Along with our letters, we also publish “Flashback Fives”—a list of five moments when each writer fell in love with a song, album, artist, genre, et al. This list was submitted by Ezra, a transient fugitive who has secret hideouts in Oakland, California and Chicago.
One. I was twelve when I found a copy of Green Day’s Dookie lying around somewhere in my house. My older brother had bought it and lost interest quickly. As for me, I had never heard punk music before. It was the first band I truly loved as my very own, and I became ravenous for punk bands. Eventually I outgrew Green Day, but it took a long time, and that nineties stuff still sometimes grabs me and doesn’t let go all afternoon.
Two. I wanted a guitar because a friend of mine told me punk was really easy to play, you just learn one chord shape and move it around on the guitar neck. My mom told me I could get a guitar under two conditions: a. It had to be an acoustic guitar, and b. I learned to play songs that she liked too, like Bob Dylan. I didn’t know who Bob Dylan was, really. She got me a cheap but good acoustic guitar and a book of chords to about twenty Dylan songs. Once I learned to play I agreed to learn one Bob Dylan tune to pacify her and then go back to my punk songs. The book was alphabetically organized so I decided to learn the first song, “Absolutely Sweet Marie.” It was from Blonde on Blonde and my mom had a copy. The song comes fading in like a freight train of tremendous energy, and Bob sings in an insane voice that was different than any singer I’d ever imagined, “Well your railroad gate, you know I just can’t jump it.” I realized something special was going on here and I devoured the whole album, became obsessed with it. That’s when I decided I had to become a great songwriter. It really wrecked my life.
Three. There’s no story here really, but when my friend Zach first played me his CD copy of the Pixies’ Doolittle, I was flipping out before the end of track 1, “Debaser.” I had never heard them. I loved them, I needed them. I still do.
Four. I was at some kid’s house on a Saturday night because there was going to be a reunion of my summer camp there. We were watching Jack Black host Saturday Night Live and waiting for the other fifteen-year-olds to show up. The Strokes came on as the musical guest and they were magnificent. They played “Last Nite” and later “Hard to Explain.” I got lost in Julian Casablancas’ wounded, searching eyes. I could see how much he felt as trying to pretend to feel nothing. At a time when I mostly listened to classic rock and assumed contemporary bands basically couldn’t be good, the Strokes were very much needed. But on some emotional level I connected all too deeply with the tension between their ultra-cool aesthetics and their troubled songs. They were my favorite band for years after that.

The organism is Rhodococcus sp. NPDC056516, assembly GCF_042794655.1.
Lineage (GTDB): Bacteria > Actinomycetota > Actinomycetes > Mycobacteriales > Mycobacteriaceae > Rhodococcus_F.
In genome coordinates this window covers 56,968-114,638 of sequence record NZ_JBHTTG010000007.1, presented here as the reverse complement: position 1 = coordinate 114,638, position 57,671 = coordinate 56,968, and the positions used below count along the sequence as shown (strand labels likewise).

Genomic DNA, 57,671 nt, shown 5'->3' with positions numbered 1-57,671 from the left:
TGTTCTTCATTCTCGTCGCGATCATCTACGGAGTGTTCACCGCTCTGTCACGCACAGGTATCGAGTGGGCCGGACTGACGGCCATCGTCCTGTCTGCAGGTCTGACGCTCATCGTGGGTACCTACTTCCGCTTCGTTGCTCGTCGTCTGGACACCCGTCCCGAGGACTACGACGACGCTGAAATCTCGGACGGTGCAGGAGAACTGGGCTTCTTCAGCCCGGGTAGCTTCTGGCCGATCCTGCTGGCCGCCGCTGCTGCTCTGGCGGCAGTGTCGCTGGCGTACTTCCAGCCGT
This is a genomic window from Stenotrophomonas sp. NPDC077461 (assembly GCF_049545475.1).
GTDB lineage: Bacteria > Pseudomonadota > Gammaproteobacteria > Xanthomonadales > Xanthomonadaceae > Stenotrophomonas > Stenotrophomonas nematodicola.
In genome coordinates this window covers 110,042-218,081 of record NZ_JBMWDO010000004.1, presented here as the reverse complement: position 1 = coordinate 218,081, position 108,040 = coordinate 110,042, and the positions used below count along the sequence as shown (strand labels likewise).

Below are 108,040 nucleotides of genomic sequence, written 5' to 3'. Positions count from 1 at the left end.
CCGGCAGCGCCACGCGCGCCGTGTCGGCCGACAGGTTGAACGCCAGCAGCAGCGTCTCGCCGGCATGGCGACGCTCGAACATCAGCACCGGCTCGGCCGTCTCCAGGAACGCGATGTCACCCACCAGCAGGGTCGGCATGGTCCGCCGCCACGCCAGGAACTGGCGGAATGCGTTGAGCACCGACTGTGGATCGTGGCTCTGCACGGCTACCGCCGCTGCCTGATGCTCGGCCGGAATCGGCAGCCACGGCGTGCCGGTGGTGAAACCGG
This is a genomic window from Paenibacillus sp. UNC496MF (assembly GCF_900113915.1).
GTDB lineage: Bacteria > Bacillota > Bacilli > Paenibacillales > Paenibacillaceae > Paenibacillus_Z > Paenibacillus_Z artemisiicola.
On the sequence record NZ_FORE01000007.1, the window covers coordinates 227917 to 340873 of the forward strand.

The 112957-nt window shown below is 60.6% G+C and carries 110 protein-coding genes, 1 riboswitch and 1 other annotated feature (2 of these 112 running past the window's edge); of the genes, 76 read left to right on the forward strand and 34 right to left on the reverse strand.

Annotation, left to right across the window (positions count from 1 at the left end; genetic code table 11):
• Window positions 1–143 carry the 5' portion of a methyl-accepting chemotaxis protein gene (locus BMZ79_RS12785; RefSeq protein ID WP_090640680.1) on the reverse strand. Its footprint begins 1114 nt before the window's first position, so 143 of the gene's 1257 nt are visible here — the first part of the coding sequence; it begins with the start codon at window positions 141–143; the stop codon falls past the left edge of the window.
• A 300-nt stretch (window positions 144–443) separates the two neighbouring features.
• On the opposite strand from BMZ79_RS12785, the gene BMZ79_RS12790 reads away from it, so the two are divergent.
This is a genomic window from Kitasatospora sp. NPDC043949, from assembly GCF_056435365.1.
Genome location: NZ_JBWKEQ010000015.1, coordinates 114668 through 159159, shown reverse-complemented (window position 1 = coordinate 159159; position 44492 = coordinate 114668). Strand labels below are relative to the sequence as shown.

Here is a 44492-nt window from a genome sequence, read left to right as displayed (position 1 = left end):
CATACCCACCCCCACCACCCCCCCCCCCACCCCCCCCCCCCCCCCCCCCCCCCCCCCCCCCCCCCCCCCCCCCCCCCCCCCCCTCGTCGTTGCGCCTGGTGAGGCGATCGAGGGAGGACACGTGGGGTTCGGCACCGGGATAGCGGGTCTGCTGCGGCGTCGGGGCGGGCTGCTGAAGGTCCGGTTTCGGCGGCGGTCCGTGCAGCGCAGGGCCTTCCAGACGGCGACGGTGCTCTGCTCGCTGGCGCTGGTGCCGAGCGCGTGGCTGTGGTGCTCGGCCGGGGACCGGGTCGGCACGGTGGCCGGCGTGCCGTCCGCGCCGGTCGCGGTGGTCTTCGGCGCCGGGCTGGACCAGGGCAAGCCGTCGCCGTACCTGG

Five. Freshman year of college, I had a friend named Erin who knew a lot of bands I’d never heard of. She loaned me Disc 2 of the Magnetic Fields’ 69 Love Songs. I think she had mislabeled them and meant to loan me Disc 1. I was kind of skeptically listening to it and growing more and more intrigued, though not sure about their theatricality and unrelenting irony and cynicism. I remember it was during the song “Promises of Eternity” that I realized all in a rush, simultaneously, that a. Oh wait EVERY SONG IS BRILLIANTLY WRITTEN, and b. the sarcasm is actually indistinguishable from the deep, deep sadness and also somehow joy that draws Stephin Merritt to write songs. It’s all one sincere and deeply alienated worldview, I realized during that song, and I became a disciple of that wonderful band.
Magnetic Fields: Promises of Eternity